So, Medusa hops are a branded variety from the CLS Farms in Moxee, WA, USA. They also grow El Dorado hops there. This variety is one that is derived from the Neomexicanus hop plant that is native to North America.

Medusa Hops Notes

After we tasted this beer, Mike said he got a white grape flesh aroma with some tropical notes on top of that. He said it was a little fruitier on the palatte than in the nose. He got a mango flavor.

I read off the commercial descriptors and they included:

  • Guava
  • Melon
  • Apricot
  • Citrus fruit

When I was bottling this beer, there was a strong grapefruit flesh aroma coming from it. It seemed to have dissipated after the beer conditioned in the bottle and melded more with the tropical fruit presence.

Overall, this is a tasty hop variety. It is certainly one you want to use in large amounts late in your brewing process. You can dump a whole bunch at flameout to really draw out those flavors. We think it would also work well with other strong flavor and aroma hops if you were looking to blend.

Looking around the internet at this point in time, the variety seems to be in low supply for home brewers. I am guessing in the Fall, after the harvest is over, you should see the “Out of Stock” text disappear and this hop will be available.

Medusa hops are a real treat if you can find them. Even though they aren’t strong in the area of alpha acids, you can still make an impact with using them as a late addition hop.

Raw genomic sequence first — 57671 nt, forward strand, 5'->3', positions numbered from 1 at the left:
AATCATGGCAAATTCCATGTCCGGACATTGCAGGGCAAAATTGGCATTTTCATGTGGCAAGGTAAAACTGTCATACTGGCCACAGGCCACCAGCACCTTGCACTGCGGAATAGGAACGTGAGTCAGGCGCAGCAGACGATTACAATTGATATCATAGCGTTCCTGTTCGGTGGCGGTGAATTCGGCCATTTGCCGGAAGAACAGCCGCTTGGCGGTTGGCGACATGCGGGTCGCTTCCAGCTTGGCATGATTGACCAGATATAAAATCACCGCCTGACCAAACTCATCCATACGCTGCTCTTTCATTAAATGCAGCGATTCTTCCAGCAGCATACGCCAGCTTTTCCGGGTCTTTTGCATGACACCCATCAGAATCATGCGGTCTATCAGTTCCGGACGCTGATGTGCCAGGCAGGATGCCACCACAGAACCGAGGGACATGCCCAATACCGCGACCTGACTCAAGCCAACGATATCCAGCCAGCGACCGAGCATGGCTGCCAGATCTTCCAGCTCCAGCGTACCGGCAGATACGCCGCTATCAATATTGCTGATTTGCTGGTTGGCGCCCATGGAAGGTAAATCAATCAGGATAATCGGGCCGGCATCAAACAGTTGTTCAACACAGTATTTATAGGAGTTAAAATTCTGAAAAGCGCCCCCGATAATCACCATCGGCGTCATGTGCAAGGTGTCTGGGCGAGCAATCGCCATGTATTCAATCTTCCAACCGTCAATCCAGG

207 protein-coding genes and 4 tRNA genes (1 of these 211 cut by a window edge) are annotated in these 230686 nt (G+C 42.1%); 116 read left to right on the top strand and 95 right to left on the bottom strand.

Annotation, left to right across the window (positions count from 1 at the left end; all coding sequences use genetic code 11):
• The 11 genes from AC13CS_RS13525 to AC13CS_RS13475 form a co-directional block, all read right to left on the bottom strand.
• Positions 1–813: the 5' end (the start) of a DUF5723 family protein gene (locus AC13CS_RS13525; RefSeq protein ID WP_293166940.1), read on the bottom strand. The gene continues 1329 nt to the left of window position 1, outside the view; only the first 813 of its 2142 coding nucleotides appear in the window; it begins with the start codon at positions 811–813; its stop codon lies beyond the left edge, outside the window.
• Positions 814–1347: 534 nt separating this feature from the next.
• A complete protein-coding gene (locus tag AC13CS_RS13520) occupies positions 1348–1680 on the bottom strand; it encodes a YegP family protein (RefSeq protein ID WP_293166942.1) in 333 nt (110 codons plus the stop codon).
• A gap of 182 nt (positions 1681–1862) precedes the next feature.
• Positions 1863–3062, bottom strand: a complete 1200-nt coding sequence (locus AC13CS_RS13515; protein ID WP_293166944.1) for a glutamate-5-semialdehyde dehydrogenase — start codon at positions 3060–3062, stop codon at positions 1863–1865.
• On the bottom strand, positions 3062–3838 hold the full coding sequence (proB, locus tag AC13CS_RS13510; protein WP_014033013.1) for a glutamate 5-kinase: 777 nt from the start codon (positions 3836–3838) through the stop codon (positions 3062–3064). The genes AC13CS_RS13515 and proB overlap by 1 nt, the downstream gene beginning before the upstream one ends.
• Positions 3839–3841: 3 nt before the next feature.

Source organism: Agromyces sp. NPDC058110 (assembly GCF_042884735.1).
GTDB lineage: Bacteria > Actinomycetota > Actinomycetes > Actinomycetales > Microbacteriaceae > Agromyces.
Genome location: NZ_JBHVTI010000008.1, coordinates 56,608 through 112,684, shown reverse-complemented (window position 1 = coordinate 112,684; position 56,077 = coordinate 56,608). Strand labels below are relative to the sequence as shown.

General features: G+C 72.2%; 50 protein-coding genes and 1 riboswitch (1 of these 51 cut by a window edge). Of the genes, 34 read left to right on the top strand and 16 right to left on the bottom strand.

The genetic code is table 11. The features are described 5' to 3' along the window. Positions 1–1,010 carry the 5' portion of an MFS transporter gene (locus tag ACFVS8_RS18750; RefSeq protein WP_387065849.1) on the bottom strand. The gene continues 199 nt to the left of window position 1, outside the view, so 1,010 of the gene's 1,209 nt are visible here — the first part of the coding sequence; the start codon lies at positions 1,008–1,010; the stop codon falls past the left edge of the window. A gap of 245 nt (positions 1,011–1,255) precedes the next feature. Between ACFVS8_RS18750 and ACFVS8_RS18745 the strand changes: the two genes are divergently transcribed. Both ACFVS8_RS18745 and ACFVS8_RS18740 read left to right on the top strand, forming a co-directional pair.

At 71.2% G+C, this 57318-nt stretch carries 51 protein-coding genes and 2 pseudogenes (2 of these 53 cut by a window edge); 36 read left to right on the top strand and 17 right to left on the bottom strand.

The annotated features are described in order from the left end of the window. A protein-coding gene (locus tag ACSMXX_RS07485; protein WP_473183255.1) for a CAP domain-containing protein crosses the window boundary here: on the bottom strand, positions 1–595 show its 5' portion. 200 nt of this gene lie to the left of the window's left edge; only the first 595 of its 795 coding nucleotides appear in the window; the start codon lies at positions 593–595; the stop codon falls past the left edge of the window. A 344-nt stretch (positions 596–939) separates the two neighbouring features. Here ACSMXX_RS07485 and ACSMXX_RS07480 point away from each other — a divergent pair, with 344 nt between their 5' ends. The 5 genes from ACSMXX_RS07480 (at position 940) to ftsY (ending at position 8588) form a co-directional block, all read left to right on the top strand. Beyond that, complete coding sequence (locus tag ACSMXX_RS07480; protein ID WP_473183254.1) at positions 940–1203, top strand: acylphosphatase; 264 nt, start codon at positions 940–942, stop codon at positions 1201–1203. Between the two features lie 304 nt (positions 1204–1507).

Let us know if you have questions.


Sorachi Ace Hops IPA Tasting Notes

Hi there – we’re tasting an IPA that I brewed that focuses on the Japanese hop Sorachi Ace. Now I have brewed a wheat beer using these hops before, but now it’s all about the IPA. Watch this video to learn more about this beer.

So this beer is the home half of a home brew swap. There is a guy in Germany (Alex) that brewed the same beer. Through email, he let me know that he was brewing all these IPAs that focused on one hop. He wasn’t using the hop throughout the boil but he was certainly using it for the late additions to drive the beer’s flavor and aromas.

So What Went Into This Sorachi Ace IPA?

The base of this beer was pale malt. I used Maris Otter for my brew.

The specialty malt was CaraHell. It lent a nice color and a little caramel sweetness to the IPA.

I bittered with Magnum and then added Sorachi Ace at 10 mins, 5 mins, flameout, and then dry hopped with them.

The yeast I used was dry ale stain from Safale US-05 and fermented for two weeks at room temperatures.

What Did The Sorachi Ace IPA Taste Like?